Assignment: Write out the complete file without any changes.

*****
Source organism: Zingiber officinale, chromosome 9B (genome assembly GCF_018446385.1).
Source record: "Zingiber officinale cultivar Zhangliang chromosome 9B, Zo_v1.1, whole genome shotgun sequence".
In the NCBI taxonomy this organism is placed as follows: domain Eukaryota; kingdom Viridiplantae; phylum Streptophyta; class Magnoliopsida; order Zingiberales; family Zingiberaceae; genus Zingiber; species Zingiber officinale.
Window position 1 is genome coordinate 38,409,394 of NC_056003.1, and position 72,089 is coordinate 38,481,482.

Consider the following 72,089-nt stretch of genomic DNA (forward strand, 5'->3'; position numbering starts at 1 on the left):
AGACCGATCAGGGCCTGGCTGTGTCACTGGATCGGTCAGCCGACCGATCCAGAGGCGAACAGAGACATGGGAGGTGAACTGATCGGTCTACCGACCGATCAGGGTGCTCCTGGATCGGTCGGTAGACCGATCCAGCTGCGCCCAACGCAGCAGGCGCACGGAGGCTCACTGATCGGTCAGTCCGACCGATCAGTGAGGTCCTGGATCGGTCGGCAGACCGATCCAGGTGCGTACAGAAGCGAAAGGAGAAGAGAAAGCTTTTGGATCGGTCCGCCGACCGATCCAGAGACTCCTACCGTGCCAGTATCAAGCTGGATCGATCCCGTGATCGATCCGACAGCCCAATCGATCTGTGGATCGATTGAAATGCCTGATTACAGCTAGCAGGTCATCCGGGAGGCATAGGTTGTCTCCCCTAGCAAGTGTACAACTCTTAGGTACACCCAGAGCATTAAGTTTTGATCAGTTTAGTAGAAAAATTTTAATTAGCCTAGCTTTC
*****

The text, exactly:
Source organism: Zingiber officinale, chromosome 9B (genome assembly GCF_018446385.1).
Source record: "Zingiber officinale cultivar Zhangliang chromosome 9B, Zo_v1.1, whole genome shotgun sequence".
In the NCBI taxonomy this organism is placed as follows: domain Eukaryota; kingdom Viridiplantae; phylum Streptophyta; class Magnoliopsida; order Zingiberales; family Zingiberaceae; genus Zingiber; species Zingiber officinale.
Window position 1 is genome coordinate 38,409,394 of NC_056003.1, and position 72,089 is coordinate 38,481,482.

Consider the following 72,089-nt stretch of genomic DNA (forward strand, 5'->3'; position numbering starts at 1 on the left):
AGACCGATCAGGGCCTGGCTGTGTCACTGGATCGGTCAGCCGACCGATCCAGAGGCGAACAGAGACATGGGAGGTGAACTGATCGGTCTACCGACCGATCAGGGTGCTCCTGGATCGGTCGGTAGACCGATCCAGCTGCGCCCAACGCAGCAGGCGCACGGAGGCTCACTGATCGGTCAGTCCGACCGATCAGTGAGGTCCTGGATCGGTCGGCAGACCGATCCAGGTGCGTACAGAAGCGAAAGGAGAAGAGAAAGCTTTTGGATCGGTCCGCCGACCGATCCAGAGACTCCTACCGTGCCAGTATCAAGCTGGATCGATCCCGTGATCGATCCGACAGCCCAATCGATCTGTGGATCGATTGAAATGCCTGATTACAGCTAGCAGGTCATCCGGGAGGCATAGGTTGTCTCCCCTAGCAAGTGTACAACTCTTAGGTACACCCAGAGCATTAAGTTTTGATCAGTTTAGTAGAAAAATTTTAATTAGCCTAGCTTTC